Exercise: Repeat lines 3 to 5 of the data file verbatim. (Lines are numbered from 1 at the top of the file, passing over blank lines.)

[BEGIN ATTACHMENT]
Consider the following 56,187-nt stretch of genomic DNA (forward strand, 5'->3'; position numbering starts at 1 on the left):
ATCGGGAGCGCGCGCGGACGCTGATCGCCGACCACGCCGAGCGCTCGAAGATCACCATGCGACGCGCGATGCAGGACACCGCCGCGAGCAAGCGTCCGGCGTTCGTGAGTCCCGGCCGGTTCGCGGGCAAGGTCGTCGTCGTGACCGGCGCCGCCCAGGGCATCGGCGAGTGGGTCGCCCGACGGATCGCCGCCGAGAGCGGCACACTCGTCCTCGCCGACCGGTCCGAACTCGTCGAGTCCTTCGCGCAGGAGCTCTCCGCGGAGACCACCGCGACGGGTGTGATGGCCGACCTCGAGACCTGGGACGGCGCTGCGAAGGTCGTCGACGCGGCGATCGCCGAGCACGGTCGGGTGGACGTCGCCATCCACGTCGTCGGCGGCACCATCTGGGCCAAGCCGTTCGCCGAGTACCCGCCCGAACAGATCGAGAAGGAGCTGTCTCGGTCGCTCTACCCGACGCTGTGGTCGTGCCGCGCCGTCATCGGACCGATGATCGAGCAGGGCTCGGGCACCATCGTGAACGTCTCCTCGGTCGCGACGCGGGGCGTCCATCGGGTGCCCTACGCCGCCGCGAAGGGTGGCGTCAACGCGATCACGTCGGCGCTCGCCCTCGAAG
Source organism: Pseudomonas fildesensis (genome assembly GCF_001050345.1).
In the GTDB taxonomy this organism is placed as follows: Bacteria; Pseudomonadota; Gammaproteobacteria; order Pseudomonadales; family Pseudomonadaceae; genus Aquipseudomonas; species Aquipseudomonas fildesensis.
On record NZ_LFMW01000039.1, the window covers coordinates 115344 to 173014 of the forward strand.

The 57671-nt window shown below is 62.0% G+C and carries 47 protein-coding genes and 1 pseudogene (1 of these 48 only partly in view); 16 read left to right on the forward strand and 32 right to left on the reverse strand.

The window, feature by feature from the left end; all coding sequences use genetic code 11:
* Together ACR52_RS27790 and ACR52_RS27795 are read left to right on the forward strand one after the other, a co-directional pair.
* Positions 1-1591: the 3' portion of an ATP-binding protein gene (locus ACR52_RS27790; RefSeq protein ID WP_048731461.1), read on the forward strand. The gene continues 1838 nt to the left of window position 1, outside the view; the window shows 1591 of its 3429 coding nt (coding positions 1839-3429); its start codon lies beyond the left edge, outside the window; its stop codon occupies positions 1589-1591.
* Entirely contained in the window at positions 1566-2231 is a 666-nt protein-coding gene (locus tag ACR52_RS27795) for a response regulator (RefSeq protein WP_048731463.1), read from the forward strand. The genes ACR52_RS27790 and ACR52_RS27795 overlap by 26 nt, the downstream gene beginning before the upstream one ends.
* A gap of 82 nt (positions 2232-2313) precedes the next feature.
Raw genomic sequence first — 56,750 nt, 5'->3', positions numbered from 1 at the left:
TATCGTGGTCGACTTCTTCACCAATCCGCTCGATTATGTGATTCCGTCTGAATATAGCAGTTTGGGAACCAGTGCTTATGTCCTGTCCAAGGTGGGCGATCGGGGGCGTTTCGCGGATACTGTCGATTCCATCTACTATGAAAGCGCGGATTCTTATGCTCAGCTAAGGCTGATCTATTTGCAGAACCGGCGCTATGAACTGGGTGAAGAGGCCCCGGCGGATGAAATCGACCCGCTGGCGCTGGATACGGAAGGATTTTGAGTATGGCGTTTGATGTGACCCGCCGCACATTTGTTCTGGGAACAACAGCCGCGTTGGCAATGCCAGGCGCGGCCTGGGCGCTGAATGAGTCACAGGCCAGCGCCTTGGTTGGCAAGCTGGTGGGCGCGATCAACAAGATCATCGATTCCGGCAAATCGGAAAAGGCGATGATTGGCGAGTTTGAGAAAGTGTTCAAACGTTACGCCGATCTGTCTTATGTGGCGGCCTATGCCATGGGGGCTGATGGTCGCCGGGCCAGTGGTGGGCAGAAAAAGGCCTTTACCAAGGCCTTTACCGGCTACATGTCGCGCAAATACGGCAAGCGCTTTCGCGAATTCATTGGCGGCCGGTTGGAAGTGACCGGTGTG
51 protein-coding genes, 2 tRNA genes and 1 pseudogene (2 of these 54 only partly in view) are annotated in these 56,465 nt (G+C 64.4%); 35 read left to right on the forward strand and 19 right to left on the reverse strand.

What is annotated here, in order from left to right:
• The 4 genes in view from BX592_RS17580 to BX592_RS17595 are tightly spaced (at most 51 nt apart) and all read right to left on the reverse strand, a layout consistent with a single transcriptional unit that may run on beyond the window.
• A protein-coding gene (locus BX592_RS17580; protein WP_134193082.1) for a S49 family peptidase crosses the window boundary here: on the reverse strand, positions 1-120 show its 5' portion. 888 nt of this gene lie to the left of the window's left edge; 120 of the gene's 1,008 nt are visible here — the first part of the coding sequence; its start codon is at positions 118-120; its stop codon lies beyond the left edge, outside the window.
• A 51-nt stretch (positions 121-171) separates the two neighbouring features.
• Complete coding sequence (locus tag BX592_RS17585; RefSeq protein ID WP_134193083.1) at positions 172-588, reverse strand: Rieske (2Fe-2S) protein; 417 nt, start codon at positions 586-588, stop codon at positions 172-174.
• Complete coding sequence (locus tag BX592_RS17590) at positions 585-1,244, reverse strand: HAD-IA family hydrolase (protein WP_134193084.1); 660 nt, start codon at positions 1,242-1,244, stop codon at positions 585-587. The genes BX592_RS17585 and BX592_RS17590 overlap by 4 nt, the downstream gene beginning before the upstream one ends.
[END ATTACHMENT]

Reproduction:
Source organism: Pseudomonas fildesensis (genome assembly GCF_001050345.1).
In the GTDB taxonomy this organism is placed as follows: Bacteria; Pseudomonadota; Gammaproteobacteria; order Pseudomonadales; family Pseudomonadaceae; genus Aquipseudomonas; species Aquipseudomonas fildesensis.
On record NZ_LFMW01000039.1, the window covers coordinates 115344 to 173014 of the forward strand.